The state of Louisiana will likely release roughly 1,400 additional state prisoners on November 1 due to the criminal justice overhaul taking effect that month.
Louisiana Governor John Bel Edwards and the State Legislature approved the criminal justice reform in June. The law changes will retroactively shorten criminal sentences for qualified prisoners.
The Department of Public Safety and Corrections (DPS&C) usually releases about 1,500 prisoners a month. In November, about twice as many people will be freed due to the reform, bringing the number to about 2,900 releases.
How Many Could Qualify for Shortened Sentences?
In August, Corrections Secretary Jimmy LeBlanc estimated that around 3,000 to 4,000 prisoners could qualify for shortened sentences and be released before the year ends.
However, the majority of prisoners whose sentences will be shortened by the law changes won’t be released anytime soon, he added.
To date, review of records of 16,000 inmates who could be affected has yet to be completed. These records need be reviewed manually and individually.
Who Will Be Affected by the Criminal Justice Overhaul Changes?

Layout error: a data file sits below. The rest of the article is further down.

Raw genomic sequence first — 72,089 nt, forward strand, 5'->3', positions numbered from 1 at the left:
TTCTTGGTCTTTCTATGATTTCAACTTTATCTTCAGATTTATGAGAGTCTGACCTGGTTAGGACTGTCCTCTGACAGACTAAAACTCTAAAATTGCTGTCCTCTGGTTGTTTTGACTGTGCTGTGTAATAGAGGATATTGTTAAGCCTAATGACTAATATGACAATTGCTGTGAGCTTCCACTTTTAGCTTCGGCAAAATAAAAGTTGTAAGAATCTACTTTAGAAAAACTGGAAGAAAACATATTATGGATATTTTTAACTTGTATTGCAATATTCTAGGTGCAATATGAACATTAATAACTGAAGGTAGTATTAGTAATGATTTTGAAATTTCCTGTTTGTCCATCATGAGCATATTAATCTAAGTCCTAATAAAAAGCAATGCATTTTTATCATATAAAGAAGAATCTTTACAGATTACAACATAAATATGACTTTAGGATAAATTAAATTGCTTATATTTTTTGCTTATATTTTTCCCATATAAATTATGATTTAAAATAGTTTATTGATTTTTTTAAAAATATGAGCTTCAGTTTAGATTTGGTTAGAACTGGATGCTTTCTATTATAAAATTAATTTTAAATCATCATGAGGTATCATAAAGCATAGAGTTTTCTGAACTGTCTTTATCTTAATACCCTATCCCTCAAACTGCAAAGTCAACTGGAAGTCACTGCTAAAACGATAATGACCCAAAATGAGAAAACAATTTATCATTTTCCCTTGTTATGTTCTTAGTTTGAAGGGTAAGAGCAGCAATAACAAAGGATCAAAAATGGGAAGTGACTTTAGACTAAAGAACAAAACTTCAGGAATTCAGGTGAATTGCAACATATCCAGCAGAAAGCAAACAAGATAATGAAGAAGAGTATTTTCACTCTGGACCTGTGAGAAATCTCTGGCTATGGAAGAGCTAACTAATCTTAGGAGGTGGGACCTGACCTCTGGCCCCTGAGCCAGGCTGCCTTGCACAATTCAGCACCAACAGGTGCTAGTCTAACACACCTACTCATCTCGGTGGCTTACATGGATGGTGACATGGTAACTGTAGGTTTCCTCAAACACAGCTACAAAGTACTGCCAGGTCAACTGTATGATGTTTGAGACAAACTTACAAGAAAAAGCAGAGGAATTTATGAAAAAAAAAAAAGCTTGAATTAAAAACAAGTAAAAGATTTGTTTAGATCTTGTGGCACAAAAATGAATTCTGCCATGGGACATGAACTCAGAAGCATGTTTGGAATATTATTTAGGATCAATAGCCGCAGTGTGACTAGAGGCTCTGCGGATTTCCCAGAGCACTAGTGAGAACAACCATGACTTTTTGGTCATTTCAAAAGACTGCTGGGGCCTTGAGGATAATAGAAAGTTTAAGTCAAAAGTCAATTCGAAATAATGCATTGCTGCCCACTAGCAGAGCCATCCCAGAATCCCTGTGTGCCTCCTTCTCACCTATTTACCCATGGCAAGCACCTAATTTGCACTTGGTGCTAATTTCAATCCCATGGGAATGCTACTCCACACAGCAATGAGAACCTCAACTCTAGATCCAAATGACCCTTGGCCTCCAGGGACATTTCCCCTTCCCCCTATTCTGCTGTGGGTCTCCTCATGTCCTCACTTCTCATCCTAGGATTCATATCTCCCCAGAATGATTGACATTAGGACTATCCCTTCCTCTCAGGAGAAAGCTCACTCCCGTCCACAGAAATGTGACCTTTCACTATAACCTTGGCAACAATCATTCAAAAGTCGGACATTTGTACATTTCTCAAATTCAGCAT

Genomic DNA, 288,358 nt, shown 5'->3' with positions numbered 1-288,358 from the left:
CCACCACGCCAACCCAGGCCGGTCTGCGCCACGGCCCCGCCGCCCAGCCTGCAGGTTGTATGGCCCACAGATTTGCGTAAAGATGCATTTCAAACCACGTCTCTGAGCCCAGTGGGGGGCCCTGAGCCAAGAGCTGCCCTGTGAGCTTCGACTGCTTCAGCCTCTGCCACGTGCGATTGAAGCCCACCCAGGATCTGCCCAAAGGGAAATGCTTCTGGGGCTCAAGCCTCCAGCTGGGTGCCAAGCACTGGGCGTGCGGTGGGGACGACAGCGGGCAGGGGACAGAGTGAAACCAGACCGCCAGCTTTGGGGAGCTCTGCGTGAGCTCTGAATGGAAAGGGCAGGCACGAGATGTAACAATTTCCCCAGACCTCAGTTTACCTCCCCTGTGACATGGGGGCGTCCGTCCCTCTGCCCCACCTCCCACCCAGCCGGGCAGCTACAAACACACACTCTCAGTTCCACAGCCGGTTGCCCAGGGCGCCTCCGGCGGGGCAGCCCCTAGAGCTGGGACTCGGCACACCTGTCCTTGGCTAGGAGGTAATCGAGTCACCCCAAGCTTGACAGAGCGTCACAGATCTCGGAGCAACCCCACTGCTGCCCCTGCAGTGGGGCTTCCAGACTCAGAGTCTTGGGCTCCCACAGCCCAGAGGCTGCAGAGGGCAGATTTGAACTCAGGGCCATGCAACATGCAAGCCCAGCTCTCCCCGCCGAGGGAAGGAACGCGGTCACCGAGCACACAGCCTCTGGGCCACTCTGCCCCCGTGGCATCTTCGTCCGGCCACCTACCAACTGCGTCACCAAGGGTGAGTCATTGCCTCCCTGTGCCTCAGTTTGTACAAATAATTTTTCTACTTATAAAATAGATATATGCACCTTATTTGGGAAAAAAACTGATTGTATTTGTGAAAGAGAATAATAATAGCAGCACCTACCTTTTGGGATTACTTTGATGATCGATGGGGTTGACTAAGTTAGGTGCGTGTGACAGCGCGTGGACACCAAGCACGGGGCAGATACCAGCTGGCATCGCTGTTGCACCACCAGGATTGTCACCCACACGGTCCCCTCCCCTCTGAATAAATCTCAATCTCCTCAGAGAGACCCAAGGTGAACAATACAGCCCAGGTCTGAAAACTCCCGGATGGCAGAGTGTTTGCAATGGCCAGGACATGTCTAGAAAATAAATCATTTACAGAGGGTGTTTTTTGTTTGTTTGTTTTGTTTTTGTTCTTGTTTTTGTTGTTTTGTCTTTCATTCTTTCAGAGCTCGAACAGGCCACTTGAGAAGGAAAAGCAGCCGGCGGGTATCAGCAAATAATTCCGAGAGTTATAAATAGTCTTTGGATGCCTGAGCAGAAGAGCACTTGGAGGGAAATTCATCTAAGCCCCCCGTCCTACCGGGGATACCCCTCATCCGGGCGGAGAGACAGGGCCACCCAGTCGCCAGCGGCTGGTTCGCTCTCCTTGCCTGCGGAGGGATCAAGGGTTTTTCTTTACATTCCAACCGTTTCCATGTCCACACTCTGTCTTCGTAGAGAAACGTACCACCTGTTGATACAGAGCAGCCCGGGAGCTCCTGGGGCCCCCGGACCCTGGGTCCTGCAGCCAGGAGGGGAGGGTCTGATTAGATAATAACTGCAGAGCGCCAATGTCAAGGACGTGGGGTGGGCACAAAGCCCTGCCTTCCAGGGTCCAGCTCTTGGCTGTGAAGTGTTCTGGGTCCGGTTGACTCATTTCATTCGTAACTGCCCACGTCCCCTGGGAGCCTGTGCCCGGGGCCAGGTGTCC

The additional inmates who will likely be released next month are expected to be non-violent offenders.
The sentencing changes also qualify a few hundred murder convicts, mostly as juveniles, for parole. But they will likely undergo a more rigorous procedure including careful consideration by the parole board. Families of the victims and district attorneys also have the rights to object to the parole and put violent offenders in prison for a longer time.
Around 60 to 100 prisoners are also expected to be placed on medical furlough in December and moved to nursing homes, LeBlanc added. This kind of temporary releases is given to those who are not likely to recover from illnesses and no longer pose danger to society.
However, they can be sent back to prison once they become healthy enough not to require full-time medical care.
Can the Probation and Parole System Handle the Increase?
In anticipation of the upsurge in the number of people getting out of prison, corrections will deploy more manpower to jails next month. They will assist with the releases and ensure a smooth transition.
Reason Behind the Criminal Justice Overhaul
- Reduce the number of people going to jails and prisons by 10 percent.
- Save $78 million over the next decade
- More people can be diverted into mental health programs, drug courts and other custody that don’t require them to be incarcerated
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